Making Biblical Decisions: Violating Your Conscience – April 19, 2024

The conscience serves as the God-given tool to convict and keep His image bearers from sin. Even the world recognizes that to go against one’s conscience is foolish. However, Scripture takes the ramifications of ignoring or defying one’s conscience further. Romans 14:23 informs us that when one is convicted by conscience and continues with the action, it is a sin. The morality of the action is inconsequential. Violating your conscience, even if the action is not a sin, is a sin in God’s eyes. For “whatsoever is not of faith is sin.” Our intentionality in ignoring the God-given alarm system is an act of defiance against God.
However, believers have the Holy Spirit indwelling them. Perhaps the conscience will fall silent when we face issues that are not sin. This is not the case. Many Christians discover that the conscience becomes more active once they enter a relationship with Christ. Because we recognize sin’s horrendous nature, our conscience’s condemnation can become more assertive. The Holy Spirit writes the laws of God on our hearts as New Covenant children (Jer. 31:33-34). This action by the Holy Spirit supercharges our conscience. As a general rule, then, Christians should assume the validity of the promptings given by their conscience. We should do what our conscience says until we understand otherwise through the clear teaching of Scripture.
The hospitality that should mark believers results in relationships with people from differing backgrounds and levels of sensitivity concerning our conscience. Because violating the conscience is a sin, the Christian should respond to these differences in two ways. First, concerning their fellow believers, they should not mock, ridicule, demean, or encourage the other person to violate their conscience. As we saw previously, this is a failure to show Christ’s love to the other person. Second, however, we should also not violate our conscience for the sake of that relationship. To do so is a sin.
In 1 Corinthians 10:25-29, Paul continues the discussion surrounding the controversy of meat offered to idols. In this section, Paul pictures the dinner in which friends gather. You notice that the host is serving an excellent steak as the meal is served. If your conscience informs you that you cannot eat meat offered to idols, this could become an awkward situation. At this point, you do not know where the meat came from. Paul advises that you not ask where the meat came from so that you can eat without violating your conscience.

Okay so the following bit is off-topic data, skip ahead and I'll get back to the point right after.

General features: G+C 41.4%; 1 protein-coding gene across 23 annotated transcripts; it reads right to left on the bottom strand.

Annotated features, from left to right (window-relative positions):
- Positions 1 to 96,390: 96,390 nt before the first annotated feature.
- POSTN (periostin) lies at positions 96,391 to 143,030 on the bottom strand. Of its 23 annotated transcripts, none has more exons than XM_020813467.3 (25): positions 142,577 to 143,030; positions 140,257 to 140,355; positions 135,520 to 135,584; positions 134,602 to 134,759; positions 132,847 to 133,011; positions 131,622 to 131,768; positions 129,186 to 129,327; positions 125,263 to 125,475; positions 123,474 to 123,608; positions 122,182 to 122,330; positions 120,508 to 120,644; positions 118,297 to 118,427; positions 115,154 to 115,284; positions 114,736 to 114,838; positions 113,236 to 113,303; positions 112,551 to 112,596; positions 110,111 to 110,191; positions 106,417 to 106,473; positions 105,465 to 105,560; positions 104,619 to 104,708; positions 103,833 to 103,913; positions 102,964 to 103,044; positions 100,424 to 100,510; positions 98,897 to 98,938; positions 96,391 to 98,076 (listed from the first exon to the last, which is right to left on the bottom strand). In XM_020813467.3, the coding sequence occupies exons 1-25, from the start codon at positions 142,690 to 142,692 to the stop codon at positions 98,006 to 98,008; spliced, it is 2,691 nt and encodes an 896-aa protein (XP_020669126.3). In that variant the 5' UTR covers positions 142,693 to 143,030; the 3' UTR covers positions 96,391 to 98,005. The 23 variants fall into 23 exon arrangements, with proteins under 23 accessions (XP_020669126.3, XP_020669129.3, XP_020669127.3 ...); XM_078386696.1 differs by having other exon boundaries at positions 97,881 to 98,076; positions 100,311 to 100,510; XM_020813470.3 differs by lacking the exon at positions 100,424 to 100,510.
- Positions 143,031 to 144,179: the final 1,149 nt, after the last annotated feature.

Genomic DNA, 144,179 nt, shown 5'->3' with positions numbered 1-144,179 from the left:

Yet, what should the Christian with a sensitive conscience towards meat do if the host announces that he purchased the meat at the temple meat market? Verse 28 is clear that you should not eat it. Don’t violate your conscience. To violate one’s conscience, even for the sake of a relationship, is a sin. As my elementary teacher used to say, “It is never right to do wrong to have a chance to do right.”
There is an interesting twist in the situation in 1 Corinthians 10. There is also a possibility that the one visiting does not have a sensitive conscience to idol meat. However, the host does have a sensitive conscience toward eating this meat. Yet, the host wants to maintain a good relationship with the visitor and knows he loves this meat. As a result, the host endeavors to ingratiate himself with the visitor by demonstrating that his love for the visitor is more important than his conscience. In verses 28-29, Paul states that the visitor should refuse the meat to preserve the host’s conscience because violating our conscience is a sin.
As the Reformation took hold through the writings and leadership of Martin Luther, the Catholic Church sought to squelch the rebellion and bring Luther back into the fold. They called Luther to answer for his writings and teaching at the Diet of Worms held in Worms, Germany, in 1521. The Catholic Church leaders called on Luther to recant his teachings against selling indulgences and his teaching for salvation by grace through faith alone. In response, Luther made a statement that all would be wise to follow. “Unless I am convicted by Scripture and plain reason – I do not accept the authority of popes and councils, for they have contradicted each other – my conscience is captive to the Word of God. I cannot, and I will not recant anything, for to go against conscience is neither right nor safe. God help me. Amen.”[1] Luther followed his conscience, which led to the danger of imprisonment and death. But, he understood that violating his conscience was a sin. So should we.


[1] Ronald H. Bainton, Here I Stand: A Life of Martin Luther (New York, NY: Abingdon-Cokesbury, 1950), 182.